A relationship soon ensued, and Thorpe showered Scott with gifts, paid his rent and tried to help him find work. He also acted as his guardian in 1962 when he was questioned about the theft of a leather jacket from the psychiatric hospital he was treated at.
Thorpe soon assumed the role of his employer, but their relationship soured by later that year, with Scott claiming Thorpe had retained his replacement National Insurance Card. This remained an on-going source of tension between them.
Thorpe always maintained he and Scott did not have a relationship and he had never employed him, stating they had only ever been friends.
What happened to Scott after the affair?
Suffering another spell of depression, Scott confided in a friend he wanted to shoot the MP and commit suicide. This friend told the police, and Scott was forced to provide letters between him and Thorpe proving their affair. However, it was not enough for them to take any action.
He spent the ensuing years moving around, while finding it difficult to find stable employment thanks to the missing National Insurance Card. He blamed Thorpe for his troubles, regularly attempting to contact him for help.
He had, however, briefly married a woman in 1969, and fathered a son who he became estranged from.
Meanwhile, Thorpe had washed his hands of the affair, and enlisted fellow MP Peter Bessell to help sort the situation with Scott.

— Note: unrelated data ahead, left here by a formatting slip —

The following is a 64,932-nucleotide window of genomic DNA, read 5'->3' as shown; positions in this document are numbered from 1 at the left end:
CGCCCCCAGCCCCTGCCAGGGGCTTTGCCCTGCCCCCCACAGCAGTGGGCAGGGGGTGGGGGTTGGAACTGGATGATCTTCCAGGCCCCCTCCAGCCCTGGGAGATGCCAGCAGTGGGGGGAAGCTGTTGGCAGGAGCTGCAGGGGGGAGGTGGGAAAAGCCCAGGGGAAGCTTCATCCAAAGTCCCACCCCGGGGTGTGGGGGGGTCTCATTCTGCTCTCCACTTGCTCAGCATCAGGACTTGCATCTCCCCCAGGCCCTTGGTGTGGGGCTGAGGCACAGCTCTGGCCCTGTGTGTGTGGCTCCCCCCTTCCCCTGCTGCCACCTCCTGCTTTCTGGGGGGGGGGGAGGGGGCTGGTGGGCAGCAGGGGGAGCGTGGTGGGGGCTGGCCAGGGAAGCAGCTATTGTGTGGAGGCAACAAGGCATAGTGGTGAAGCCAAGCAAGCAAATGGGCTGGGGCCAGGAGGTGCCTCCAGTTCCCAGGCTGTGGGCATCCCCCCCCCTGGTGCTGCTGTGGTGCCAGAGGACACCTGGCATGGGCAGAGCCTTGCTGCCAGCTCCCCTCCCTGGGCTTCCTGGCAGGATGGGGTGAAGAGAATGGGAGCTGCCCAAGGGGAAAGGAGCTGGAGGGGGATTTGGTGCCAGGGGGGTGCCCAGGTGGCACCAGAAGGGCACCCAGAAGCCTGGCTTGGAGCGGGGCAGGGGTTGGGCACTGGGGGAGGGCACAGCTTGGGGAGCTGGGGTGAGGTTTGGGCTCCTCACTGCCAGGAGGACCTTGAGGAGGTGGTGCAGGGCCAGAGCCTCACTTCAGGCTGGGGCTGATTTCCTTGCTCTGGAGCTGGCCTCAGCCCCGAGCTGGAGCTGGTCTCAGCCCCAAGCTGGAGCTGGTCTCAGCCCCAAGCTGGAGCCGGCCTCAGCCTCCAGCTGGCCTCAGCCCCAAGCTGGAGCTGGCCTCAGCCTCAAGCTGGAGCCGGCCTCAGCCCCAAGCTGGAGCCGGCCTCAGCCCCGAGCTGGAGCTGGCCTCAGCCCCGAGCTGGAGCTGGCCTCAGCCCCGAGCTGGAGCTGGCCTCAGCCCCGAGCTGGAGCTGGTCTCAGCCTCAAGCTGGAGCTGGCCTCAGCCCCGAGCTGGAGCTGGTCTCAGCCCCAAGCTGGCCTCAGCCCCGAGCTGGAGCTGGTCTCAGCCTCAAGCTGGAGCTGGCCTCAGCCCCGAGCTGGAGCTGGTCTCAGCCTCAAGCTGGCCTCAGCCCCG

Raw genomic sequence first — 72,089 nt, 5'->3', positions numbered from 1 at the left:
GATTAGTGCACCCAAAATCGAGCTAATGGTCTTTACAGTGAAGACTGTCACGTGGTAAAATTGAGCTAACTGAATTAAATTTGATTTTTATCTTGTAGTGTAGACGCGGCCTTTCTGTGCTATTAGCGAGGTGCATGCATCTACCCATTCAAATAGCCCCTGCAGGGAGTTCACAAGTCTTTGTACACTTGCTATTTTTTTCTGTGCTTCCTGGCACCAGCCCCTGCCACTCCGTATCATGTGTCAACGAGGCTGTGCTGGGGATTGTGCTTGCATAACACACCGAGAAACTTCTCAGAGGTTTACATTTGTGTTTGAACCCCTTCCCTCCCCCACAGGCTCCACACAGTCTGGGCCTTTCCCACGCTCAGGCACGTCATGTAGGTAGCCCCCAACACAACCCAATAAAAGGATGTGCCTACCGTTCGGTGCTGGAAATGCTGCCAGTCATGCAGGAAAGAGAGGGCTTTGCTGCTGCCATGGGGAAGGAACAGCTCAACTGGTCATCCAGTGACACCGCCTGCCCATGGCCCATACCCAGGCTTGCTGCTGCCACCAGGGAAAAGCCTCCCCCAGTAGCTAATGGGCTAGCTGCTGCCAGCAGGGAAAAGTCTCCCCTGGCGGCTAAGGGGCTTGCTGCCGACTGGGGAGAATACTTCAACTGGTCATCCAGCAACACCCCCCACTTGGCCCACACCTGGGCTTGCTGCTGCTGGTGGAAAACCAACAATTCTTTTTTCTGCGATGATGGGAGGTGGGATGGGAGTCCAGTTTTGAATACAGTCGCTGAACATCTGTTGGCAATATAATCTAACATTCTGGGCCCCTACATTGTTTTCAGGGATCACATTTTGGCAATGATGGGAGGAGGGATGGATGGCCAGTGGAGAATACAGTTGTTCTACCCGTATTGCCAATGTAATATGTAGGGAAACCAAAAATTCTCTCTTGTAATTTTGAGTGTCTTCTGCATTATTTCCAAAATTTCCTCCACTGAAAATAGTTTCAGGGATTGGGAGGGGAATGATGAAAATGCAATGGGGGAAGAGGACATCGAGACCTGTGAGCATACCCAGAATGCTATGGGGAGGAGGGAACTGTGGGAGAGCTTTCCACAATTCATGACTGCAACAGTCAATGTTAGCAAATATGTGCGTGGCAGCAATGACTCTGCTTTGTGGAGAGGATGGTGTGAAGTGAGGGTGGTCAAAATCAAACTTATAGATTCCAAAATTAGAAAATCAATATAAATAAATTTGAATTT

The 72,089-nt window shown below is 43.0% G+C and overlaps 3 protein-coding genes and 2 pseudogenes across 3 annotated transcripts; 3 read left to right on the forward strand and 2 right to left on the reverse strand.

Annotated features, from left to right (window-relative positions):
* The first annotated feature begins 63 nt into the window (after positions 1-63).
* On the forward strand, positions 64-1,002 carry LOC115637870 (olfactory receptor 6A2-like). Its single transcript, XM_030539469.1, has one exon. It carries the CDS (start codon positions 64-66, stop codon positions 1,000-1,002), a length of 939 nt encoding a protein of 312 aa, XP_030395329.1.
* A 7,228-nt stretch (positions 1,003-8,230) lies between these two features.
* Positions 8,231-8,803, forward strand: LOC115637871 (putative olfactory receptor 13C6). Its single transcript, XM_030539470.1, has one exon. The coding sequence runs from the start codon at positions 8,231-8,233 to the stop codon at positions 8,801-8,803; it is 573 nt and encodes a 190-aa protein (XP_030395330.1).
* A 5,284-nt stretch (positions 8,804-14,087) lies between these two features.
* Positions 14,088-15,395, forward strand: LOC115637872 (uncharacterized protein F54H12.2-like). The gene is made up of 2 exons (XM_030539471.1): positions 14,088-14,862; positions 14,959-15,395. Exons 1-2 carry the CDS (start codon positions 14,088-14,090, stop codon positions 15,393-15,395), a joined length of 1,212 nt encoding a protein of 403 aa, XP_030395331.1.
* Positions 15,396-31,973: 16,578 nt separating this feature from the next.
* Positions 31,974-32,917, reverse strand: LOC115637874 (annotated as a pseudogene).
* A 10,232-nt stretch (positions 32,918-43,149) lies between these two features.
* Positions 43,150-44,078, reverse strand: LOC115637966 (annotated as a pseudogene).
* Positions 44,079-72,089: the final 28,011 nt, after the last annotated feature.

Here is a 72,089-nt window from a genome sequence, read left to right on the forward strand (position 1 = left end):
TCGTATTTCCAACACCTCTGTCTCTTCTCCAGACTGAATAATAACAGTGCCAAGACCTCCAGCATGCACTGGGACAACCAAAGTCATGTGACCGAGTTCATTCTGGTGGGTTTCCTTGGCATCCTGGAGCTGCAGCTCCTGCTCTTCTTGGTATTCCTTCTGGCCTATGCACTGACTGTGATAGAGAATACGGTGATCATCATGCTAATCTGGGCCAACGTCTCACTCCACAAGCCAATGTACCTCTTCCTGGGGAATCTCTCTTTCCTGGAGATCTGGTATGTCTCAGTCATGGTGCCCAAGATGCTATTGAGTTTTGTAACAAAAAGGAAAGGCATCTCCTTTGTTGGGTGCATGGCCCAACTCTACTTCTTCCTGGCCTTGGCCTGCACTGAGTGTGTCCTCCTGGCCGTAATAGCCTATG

But with his regular demands, Scott remained a threat to Thorpe’s reputation.
What is alleged to have happened next?
In the ensuing court case, the prosecution alleged that in 1969, Thorpe tried to persuade Bessell and friend David Holmes to kill Scott.
While initially they rejected the idea, years later, it is claimed Holmes began recruiting for a hit man, who was eventually found in the form of an airline pilot called Andrew Newton.
In October 1975, a plot was allegedly set up where Newton - calling himself Peter Keen - drove to Barnstaple and approached Scott telling him to get in his car as he had been hired to protect him from a suspected hit man.
What Newton hadn’t anticipated was that Scott would have his dog with him - an animal he was terrified of.
They stopped at a pre-determined point, but as Scott got out of the car, he was followed by his Great Dane, so Newton shot her. He then turned the gun on Scott, but the pistol failed several times and he rode off into the night.
Newton was later arrested after police found Scott, but insisted he had only ever been hired to intimidate Scott, although he did not reveal whose orders he was following. He was later convicted and sent to prison.
How did details of their affair come out?
While many newspapers knew of Thorpe’s liaisons with men, they were not able to publish the details, being wary of libel.
However, the claims about their relationship came to light when Scott appeared in a magistrates court on an unrelated minor social security fraud charge, where he stated he was being hounded over his and Thorpe’s romance.
As the claims were made in court - and therefore safe from libel laws - this meant newspapers were able to publish them, and the story became front page news.
Thorpe tried to quash the story by publishing what he claimed was a platonic letter he’d sent to Scott in 1962, but his use of his pet name “Bunnies” raised suspicion he was not telling the truth.